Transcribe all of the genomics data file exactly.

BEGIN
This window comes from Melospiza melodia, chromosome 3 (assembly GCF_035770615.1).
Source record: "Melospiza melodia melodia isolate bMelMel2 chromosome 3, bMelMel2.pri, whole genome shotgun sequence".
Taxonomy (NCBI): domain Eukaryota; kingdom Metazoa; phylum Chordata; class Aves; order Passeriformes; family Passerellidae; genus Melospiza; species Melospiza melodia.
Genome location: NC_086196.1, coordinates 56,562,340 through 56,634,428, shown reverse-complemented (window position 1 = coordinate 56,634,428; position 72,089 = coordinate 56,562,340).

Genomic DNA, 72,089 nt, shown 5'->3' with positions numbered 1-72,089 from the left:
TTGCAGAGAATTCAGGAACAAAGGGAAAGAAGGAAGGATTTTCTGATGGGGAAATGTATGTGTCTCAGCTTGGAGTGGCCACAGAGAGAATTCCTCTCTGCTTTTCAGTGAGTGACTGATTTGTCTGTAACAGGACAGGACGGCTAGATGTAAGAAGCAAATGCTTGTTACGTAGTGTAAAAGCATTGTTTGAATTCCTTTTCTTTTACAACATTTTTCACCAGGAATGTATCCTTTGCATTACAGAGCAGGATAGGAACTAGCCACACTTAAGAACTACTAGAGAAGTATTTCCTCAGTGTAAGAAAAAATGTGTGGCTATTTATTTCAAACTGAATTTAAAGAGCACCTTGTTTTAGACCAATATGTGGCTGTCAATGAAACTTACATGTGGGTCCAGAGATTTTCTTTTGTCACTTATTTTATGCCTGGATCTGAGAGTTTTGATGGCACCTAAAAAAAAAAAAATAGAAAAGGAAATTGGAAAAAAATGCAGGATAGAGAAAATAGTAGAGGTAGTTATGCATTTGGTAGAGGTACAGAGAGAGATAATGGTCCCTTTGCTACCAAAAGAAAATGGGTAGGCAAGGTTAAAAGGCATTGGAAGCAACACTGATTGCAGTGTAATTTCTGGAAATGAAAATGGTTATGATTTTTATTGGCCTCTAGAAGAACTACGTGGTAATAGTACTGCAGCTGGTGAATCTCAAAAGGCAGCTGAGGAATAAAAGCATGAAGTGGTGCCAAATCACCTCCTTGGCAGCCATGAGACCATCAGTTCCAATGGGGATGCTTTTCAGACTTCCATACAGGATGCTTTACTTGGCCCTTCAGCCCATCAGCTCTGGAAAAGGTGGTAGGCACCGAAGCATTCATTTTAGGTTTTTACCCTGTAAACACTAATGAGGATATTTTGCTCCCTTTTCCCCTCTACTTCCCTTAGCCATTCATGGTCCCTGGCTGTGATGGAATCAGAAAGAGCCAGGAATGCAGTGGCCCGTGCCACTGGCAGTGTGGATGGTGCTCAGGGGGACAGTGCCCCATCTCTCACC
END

This window comes from Melospiza melodia, chromosome 3 (assembly GCF_035770615.1).
Source record: "Melospiza melodia melodia isolate bMelMel2 chromosome 3, bMelMel2.pri, whole genome shotgun sequence".
Taxonomy (NCBI): domain Eukaryota; kingdom Metazoa; phylum Chordata; class Aves; order Passeriformes; family Passerellidae; genus Melospiza; species Melospiza melodia.
Genome location: NC_086196.1, coordinates 56,562,340 through 56,634,428, shown reverse-complemented (window position 1 = coordinate 56,634,428; position 72,089 = coordinate 56,562,340).

Genomic DNA, 72,089 nt, shown 5'->3' with positions numbered 1-72,089 from the left:
TTGCAGAGAATTCAGGAACAAAGGGAAAGAAGGAAGGATTTTCTGATGGGGAAATGTATGTGTCTCAGCTTGGAGTGGCCACAGAGAGAATTCCTCTCTGCTTTTCAGTGAGTGACTGATTTGTCTGTAACAGGACAGGACGGCTAGATGTAAGAAGCAAATGCTTGTTACGTAGTGTAAAAGCATTGTTTGAATTCCTTTTCTTTTACAACATTTTTCACCAGGAATGTATCCTTTGCATTACAGAGCAGGATAGGAACTAGCCACACTTAAGAACTACTAGAGAAGTATTTCCTCAGTGTAAGAAAAAATGTGTGGCTATTTATTTCAAACTGAATTTAAAGAGCACCTTGTTTTAGACCAATATGTGGCTGTCAATGAAACTTACATGTGGGTCCAGAGATTTTCTTTTGTCACTTATTTTATGCCTGGATCTGAGAGTTTTGATGGCACCTAAAAAAAAAAAAATAGAAAAGGAAATTGGAAAAAAATGCAGGATAGAGAAAATAGTAGAGGTAGTTATGCATTTGGTAGAGGTACAGAGAGAGATAATGGTCCCTTTGCTACCAAAAGAAAATGGGTAGGCAAGGTTAAAAGGCATTGGAAGCAACACTGATTGCAGTGTAATTTCTGGAAATGAAAATGGTTATGATTTTTATTGGCCTCTAGAAGAACTACGTGGTAATAGTACTGCAGCTGGTGAATCTCAAAAGGCAGCTGAGGAATAAAAGCATGAAGTGGTGCCAAATCACCTCCTTGGCAGCCATGAGACCATCAGTTCCAATGGGGATGCTTTTCAGACTTCCATACAGGATGCTTTACTTGGCCCTTCAGCCCATCAGCTCTGGAAAAGGTGGTAGGCACCGAAGCATTCATTTTAGGTTTTTACCCTGTAAACACTAATGAGGATATTTTGCTCCCTTTTCCCCTCTACTTCCCTTAGCCATTCATGGTCCCTGGCTGTGATGGAATCAGAAAGAGCCAGGAATGCAGTGGCCCGTGCCACTGGCAGTGTGGATGGTGCTCAGGGGGACAGTGCCCCATCTCTCACC